Andy Murray admits only his perfect game will be good enough to defeat six-time champion Roger Federer in today’s Wimbledon final and become Britain’a first men’s champion in 76 years.
The 25-year-old Scot, the first Briton in the final since Bunny Austin in 1938, is desperate to be the home country’s first champion since Fred Perry in 1936.
However, standing in his way is 30-year-old Federer, the 16-time Grand Slam title winner written off as a spent force by many in the sport, but who can equal Pete Sampras’ record of seven Wimbledon triumphs today.
Victory would also put Federer, who knocked out defending champion Novak Djokovic in the semi-finals, back on top of the world rankings after a two-year absence.
Murray leads Federer 8-7 in career meetings, but the great Swiss has won their only meetings in Grand Slam finals — the 2008 US Open and 2010 Australian Open.
“I just need to try and make sure I play a perfect match on Sunday,” said Murray, who reached the final with a four-set win over Jo-Wilfried Tsonga.
“It obviously would be very nice [to beat Federer], but I can’t allow myself to think that far ahead. I’ll just focus on getting the tactics right,” he said. “There’s obviously going to be nerves and pressure, but I need to try and stay focused.”
Murray has been desperately close to the final in the last three years, but came up short in the semi-finals, losing to Andy Roddick in 2009 and then suffering back-to-back losses to Rafael Nadal, a shock second-round casualty this year.
Murray believes he can thrive on being the underdog against Federer, who will be playing in a record eighth final at Wimbledon.
“He’s one of the greatest ever players. He’s been doing it consistently over a number of years. The matches he has lost the last couple of years were five sets against Tsonga (2011), five sets against Berdych (2010), five sets against Rafa. He’s very, very tough to beat here,” Murray said.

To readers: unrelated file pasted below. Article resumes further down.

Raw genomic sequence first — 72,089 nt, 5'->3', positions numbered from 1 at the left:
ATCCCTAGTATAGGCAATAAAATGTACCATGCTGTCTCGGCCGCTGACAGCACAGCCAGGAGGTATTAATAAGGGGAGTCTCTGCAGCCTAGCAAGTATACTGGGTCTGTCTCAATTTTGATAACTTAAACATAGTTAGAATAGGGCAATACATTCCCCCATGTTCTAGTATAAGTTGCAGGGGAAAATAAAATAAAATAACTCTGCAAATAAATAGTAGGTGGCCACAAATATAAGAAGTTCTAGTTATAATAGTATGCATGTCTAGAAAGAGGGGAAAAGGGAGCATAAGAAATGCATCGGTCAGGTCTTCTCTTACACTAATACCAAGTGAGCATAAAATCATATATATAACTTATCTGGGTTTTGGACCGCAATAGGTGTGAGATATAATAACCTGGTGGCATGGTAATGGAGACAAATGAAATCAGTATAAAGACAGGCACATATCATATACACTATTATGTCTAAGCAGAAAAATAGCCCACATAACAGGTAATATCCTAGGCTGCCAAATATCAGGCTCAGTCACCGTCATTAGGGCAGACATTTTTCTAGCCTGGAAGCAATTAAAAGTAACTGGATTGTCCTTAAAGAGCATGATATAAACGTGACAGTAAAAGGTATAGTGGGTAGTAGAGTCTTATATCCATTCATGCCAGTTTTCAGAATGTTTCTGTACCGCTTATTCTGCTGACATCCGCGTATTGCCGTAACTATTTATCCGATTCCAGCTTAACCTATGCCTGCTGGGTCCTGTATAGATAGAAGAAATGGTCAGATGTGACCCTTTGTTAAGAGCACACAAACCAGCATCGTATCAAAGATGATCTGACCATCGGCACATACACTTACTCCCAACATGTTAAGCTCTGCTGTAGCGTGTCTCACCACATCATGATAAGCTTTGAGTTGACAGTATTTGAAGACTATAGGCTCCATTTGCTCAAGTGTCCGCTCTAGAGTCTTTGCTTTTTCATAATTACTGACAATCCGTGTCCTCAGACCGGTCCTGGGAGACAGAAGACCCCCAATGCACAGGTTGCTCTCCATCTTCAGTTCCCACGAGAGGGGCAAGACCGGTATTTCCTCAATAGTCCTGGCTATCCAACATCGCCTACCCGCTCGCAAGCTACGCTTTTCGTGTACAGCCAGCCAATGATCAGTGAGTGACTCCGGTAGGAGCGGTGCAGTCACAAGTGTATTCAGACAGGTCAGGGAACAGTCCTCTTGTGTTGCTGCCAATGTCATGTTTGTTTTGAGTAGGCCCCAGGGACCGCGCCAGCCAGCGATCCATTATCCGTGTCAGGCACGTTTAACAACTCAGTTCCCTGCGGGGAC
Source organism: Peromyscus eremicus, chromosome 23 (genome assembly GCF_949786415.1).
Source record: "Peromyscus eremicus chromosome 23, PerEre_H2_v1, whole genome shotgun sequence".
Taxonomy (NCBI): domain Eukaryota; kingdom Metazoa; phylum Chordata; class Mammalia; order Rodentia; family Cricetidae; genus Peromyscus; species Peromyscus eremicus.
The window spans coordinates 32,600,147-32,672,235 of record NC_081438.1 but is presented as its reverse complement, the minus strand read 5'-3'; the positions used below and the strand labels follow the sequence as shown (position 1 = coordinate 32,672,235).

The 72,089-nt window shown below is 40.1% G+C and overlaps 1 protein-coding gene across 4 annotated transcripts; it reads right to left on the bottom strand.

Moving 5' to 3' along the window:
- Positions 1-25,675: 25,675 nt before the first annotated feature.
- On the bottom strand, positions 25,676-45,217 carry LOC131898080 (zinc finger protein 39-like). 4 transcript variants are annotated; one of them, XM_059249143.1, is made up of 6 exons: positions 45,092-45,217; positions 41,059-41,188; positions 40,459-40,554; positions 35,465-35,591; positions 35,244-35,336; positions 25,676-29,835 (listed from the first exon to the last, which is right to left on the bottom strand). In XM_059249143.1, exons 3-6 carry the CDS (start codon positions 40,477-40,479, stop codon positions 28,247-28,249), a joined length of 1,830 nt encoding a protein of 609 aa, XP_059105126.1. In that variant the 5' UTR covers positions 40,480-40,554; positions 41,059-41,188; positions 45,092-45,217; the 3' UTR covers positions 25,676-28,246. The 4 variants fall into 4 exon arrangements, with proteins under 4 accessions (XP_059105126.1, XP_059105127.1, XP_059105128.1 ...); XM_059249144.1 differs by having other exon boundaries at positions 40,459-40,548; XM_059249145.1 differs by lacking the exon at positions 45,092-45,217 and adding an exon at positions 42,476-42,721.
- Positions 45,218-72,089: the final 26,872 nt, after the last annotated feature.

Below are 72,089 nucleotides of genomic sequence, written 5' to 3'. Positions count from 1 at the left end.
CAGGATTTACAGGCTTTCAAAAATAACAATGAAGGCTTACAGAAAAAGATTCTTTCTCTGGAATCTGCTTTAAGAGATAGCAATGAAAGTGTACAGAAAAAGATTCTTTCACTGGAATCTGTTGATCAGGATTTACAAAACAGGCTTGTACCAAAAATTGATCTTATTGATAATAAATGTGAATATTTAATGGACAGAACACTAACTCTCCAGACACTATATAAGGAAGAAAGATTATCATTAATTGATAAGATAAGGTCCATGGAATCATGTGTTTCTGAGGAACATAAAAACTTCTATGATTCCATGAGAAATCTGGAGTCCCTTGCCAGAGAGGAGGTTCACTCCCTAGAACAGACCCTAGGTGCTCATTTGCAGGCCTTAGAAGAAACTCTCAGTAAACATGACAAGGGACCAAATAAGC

“It’s a great challenge, one where I’m probably not expected to win, but one that, if I play well, I’m capable of winning. The pressure that I would be feeling if it was against somebody else, I guess it would be different, but there will be less on me on Sunday because of who he is,” he added.
Murray also took the opportunity to decry those critics who wrote off Federer, condemned as a relic in the new golden age of Djokovic and Nadal.
“If you look at the way he played, you can’t say he’s passed it or because he’s 30 he’s playing worse tennis. I just think the players around have gotten better,” Murray said.
The last man to win a Grand Slam title over the age of 30 was Andre Agassi, who was pushing 33 when he captured the Australian Open in 2003.
Just two men over 30 have won Wimbledon — Rod Laver, who was almost 31 when he won in 1969, and Arthur Ashe, who was just five days short of his 32nd birthday when he was champion in 1975.
Federer has had some almighty struggles at Wimbledon in recent years, as well as in this campaign.
After winning his sixth title in an epic final in 2009 over Roddick, he fell to quarter-final defeats to Tomas Berdych in 2010 and Jo-Wilfried Tsonga, from two sets to love up, last year.
This year, he came back from two sets to love behind to beat French journeyman Julien Benneteau and needed treatment on a back injury during his fourth-round win over Xavier Malisse.